Non-formal Education for Marginalized Adolescents
Every year, some 7,000 children age 12 drop out of the primary school system in Mauritius after having failed their Terminal Certificate of Primary Education twice. While the formal school system—mostly government schools, also known as pre-vocational schools—will absorb about 1,000 of these children annually, the rest are left on their own. The children who have dropped out of school find themselves deprived of any further education; most often, these children are from lower socioeconomic backgrounds. The Halley Movement in Mauritius (www.halleymovement.org) works to provide free education to these adolescents to help them achieve useful skills and also help them to go through a re-examination that will permit them to enroll in a secondary school for higher education. The BETA (Basic Education to Adolescents) Program provides opportunities for approximately 30 adolescents every year, from six rural regions in Mauritius. The courses in this no-fee program are provided by trained educators who are specialists in functional literacy, information and communications technology (ICT), and numeracy skills.
My responsibility, as coordinator and founder of the BETA program since 1998, has been to work with international and local organizations to design and scale up this initiative, collaborate with the government, influence partners to join in the program as funders, resolve conflicts between parents from the local communities and ethnic groups, and negotiate with education agencies to ensure access to quality education. Negotiations with state and non-state organizations have been carried out through various meetings and workshops organized by the Halley Movement to set up and establish common goals and agreement. Diplomacy focused on human rights has been used during these negotiations. Moreover, participation of the civil society has addressed the issue of school drop-outs through workshops that have been carried out in public gatherings and through sensitization campaigns among parents of low socioeconomic status.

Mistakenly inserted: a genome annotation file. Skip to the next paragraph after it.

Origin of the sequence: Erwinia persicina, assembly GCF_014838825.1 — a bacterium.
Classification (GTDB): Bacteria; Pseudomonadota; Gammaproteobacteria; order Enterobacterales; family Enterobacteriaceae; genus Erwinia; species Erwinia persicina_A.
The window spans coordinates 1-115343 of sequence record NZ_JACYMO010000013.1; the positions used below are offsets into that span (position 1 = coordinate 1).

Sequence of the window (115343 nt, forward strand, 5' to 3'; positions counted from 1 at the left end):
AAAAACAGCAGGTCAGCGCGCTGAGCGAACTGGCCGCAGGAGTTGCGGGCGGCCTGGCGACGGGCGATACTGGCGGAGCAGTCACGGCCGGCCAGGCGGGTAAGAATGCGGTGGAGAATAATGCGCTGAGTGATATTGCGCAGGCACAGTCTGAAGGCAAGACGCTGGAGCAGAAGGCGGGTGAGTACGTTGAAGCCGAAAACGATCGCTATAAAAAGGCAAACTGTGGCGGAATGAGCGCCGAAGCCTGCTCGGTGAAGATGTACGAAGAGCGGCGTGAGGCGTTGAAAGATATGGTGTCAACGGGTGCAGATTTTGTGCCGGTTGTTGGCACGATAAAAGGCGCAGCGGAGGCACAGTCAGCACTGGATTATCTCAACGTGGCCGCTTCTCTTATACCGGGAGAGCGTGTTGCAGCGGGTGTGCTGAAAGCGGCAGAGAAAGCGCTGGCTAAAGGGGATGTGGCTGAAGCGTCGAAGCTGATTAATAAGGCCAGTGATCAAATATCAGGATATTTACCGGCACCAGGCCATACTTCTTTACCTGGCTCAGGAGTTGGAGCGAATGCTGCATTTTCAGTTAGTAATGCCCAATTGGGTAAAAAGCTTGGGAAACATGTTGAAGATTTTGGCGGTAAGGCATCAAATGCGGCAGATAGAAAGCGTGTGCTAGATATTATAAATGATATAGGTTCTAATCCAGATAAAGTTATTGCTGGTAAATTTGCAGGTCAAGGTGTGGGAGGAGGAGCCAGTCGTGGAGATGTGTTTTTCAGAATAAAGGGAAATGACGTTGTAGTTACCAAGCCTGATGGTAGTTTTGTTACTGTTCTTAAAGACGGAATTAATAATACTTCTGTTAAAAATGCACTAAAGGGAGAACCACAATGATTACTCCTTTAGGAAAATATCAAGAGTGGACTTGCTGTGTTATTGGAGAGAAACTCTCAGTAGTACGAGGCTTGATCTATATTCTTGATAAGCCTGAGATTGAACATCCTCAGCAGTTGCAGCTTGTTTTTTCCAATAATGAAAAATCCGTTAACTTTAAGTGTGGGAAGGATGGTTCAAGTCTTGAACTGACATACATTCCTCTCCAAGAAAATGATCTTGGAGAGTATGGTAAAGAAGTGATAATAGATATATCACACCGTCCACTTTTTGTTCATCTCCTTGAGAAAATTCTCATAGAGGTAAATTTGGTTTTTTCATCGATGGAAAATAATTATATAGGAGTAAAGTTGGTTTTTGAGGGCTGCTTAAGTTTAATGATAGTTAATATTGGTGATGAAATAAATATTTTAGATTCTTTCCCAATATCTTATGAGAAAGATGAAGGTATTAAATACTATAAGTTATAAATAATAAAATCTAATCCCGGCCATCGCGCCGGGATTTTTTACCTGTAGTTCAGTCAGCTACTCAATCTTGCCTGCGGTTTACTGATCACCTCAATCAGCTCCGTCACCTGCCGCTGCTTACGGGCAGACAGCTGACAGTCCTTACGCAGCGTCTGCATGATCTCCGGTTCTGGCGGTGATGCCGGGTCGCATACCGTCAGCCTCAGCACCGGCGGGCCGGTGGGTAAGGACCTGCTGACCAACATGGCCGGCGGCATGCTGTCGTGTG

This program has benefitted from the financial support of UNICEF, United Way, and several corporate sector partners. Negotiations have been going on with each partner, as each one has different approaches related to funding criteria and needs. With government support through the Ministry of ICT, Halley Movement has been able to cope with every single challenge—ranging from conflicts to resource management. Many times, an agreement was reached by “negotiation by exhaustion”; that is, a final deal was reached after 24 to 48 hours of negotiations, where we worked around the clock, with little rest, to reach a final deal. This experience helped our organization reach positive outcomes.
Agreements have recently been concluded with some private sector firms in the neighborhood to enlist learners in the BETA Program as “apprentices” in their firms. Skills that are required by the firms involve basic ICT knowledge and skills, proficiency in French and English, and numeracy skills. This upcoming opportunity for these marginalized adolescents will open a door for them to start earning and establish themselves in the working world. As a coordinator, I have identified the various regions and families in Mauritius who are most in need of help and guidance. As part of my work at Halley Movement, we have tried to provide the basic necessities to the children and young people to help them move ahead in life. However, I feel more can be done within this context. Unfortunately, Halley Movement cannot reach every household to identify children and young people, due to lack of volunteers and resources. We need more collaboration within the civil society to increase our impact, and reach more young people.